It’s an old rhetorical trick, but in skilled hands it still works like new.
Here’s an argument for “education reform” and charters from the Broad Foundations that few people would take major issue with (assuming it’s factually correct):
“With one-third of students dropping out and many of those who graduate from high school unable to succeed in college, our public schools are failing our nation.”
Now here’s a clever pivot by the Pacific Legal Foundation (PLF) that skirts a requirement of unmet student need. In its November 13, 2013 amicus brief filed in support of the California Charter Schools Association in a lawsuit against LA Unified School District, the table of contents reads:
“The Charter Schools Act of 1992 was adopted in response to a growing crisis in public education.”
But their Summary of Argument reads:
“All too often, traditional public schools provide a dissatisfying one-size-fits-all model resistant to improvement.”
Poof! The justification for breaking our constitutional “common” public school model just morphed from crisis “We must do it for the children” to preference “We must do it because… well, because people like choice.” It’s just more satisfying, even if it’s not right.
Q: “I’m accustomed to choosing ordinary things like my car, a restaurant or my smartphone. Why don’t I get to choose something as important as which public schools my children attend?”
A: Because public education operates by different principles than a private market for goods and services. In the public domain, we prohibit the discrimination and inequality inherent in a market system because all citizens are entitled to an equal measure of benefit from our laws and public institutions. In public life, we’re responsible to and for one another under a social contract. This is why when some students are shortchanged or under-served by their public schools, we create supplementary or remedial programs to ensure they get a fair share—and a fair shot at life.
But I digress.
At least the Broad Foundation was unambiguous by defining the dropout problem as “one-third of students.” You have to marvel at all the ambiguity from PLF:
- All too often
- Resistent to improvement
There’s something for just about everyone inclined to be even a little bit critical of traditional public schools. Any school parent who’s honest about their experience will say they’ve been “dissatisfied” at one time or another with their teacher or their school, and “all too often” can mean as little as “once.” Given typical parental focus on their children’s achievement, who among us would say they’ve never felt a program, teacher or administrator was “resistant to improvement”?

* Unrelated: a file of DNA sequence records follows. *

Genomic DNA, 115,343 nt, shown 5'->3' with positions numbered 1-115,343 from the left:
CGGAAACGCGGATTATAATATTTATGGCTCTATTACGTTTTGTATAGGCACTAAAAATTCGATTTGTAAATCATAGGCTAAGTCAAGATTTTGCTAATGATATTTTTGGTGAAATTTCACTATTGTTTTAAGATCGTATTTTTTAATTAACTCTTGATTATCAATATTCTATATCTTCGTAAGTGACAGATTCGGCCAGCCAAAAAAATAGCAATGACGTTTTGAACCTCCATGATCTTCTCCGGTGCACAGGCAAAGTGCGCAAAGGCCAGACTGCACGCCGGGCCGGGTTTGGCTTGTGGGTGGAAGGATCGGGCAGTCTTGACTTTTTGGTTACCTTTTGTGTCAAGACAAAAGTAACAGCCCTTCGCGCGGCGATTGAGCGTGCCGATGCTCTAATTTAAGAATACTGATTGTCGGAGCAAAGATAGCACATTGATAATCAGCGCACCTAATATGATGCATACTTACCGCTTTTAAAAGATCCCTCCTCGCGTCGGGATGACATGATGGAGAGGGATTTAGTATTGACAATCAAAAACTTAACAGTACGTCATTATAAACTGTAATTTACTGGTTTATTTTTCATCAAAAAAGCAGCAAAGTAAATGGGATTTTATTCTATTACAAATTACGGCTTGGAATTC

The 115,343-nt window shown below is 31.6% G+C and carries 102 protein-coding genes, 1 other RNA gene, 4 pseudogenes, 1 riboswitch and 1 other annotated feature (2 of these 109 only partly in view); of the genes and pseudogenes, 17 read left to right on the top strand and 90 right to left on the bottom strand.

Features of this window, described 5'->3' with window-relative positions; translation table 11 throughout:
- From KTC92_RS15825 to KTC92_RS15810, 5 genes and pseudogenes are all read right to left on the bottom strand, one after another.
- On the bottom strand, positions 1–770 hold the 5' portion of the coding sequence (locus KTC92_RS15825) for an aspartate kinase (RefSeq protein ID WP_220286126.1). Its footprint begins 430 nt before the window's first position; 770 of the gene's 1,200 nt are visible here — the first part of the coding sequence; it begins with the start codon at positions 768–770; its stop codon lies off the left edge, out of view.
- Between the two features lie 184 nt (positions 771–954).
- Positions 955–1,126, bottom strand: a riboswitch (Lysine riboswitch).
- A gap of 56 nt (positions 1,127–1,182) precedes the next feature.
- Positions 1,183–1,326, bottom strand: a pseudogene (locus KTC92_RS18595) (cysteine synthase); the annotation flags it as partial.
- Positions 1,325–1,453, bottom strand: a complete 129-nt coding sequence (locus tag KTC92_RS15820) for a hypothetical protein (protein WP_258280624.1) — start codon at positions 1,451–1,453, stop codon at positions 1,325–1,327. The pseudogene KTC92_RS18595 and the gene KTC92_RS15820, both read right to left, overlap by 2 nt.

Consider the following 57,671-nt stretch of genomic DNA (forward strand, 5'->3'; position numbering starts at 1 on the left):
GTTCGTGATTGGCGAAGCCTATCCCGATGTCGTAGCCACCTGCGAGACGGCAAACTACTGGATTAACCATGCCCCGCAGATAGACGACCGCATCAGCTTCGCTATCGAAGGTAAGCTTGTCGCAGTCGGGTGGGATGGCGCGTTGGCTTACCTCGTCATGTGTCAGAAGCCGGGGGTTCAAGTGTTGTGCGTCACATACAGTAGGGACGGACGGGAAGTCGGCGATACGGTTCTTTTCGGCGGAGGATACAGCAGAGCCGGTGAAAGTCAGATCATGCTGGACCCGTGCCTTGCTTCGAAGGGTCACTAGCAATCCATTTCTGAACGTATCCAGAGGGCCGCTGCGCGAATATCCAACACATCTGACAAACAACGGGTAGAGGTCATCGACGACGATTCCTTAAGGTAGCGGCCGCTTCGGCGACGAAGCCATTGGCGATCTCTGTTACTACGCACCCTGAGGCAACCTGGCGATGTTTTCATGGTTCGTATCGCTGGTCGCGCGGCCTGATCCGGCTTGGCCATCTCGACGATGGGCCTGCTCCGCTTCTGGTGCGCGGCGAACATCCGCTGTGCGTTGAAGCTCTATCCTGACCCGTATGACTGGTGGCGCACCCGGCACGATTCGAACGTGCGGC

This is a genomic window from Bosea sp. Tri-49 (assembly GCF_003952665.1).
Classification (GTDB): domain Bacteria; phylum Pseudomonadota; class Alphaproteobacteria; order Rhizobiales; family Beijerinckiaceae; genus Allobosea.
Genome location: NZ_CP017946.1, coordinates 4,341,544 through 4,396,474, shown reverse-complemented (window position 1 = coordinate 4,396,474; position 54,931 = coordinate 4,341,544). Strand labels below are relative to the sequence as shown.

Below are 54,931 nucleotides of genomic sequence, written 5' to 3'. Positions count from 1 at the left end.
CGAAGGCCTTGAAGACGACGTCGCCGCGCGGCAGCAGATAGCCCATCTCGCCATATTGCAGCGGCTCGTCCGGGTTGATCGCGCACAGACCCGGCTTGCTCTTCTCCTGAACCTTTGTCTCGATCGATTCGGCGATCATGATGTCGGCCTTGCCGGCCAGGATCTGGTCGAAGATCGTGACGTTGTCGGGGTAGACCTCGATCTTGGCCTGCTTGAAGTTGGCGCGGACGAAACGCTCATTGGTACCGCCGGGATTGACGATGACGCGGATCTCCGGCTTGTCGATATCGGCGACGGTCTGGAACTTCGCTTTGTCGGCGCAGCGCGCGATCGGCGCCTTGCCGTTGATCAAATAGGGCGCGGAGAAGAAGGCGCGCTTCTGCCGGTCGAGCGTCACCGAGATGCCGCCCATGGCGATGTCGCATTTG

This is the tap root of privatization of public education, a vital civic institution, obviously related to The Great Misdirection. It’s also known as the “consumerization” of public education. The underlying justification for “education reform” and charter schools has become less about leveling the playing field for under-served and struggling students and more about giving parents free market, consumer choice for the sake of… choice itself.
But “choice for choice’s sake” can—and is—being deployed by parents to create separate, unequal quasi-private “public schools of choice” that segregate students by ethnicity, socio-economic status, educational achievement or other “consumer” preferences. Choice unrestrained by demonstrable educational need breaks the back of our equity-based constitutional system of common schools.
Here’s basically how it works: I grab your attention by railing against the moral injustice of under-achieving public schools and high school dropout rates, then I get you nodding your head “Yes” as I prescribe a “choice and charter” remedy for these urgent social ills, then with a pandering appeal to your self-interest, it’s a trivial challenge to convince you that every parent and child is entitled to public education on their own terms.
Voila! Magically, everyone is entitled to public “school choice” even if they’re not struggling in school or at risk of dropping out. Even if they’re on the ‘winning’ side of the achievement gap. Isn’t it just fair that we all have equal right to choose?
Did you see what I did there? I moved the goal posts on the “reform” argument, and you ate it up. Yum.
Almost nothing sells like vanity and self-interest, especially when it’s “for the children,” swaddled in moral indignation, victimhood and entitlement.
Tastes great. Less integrated.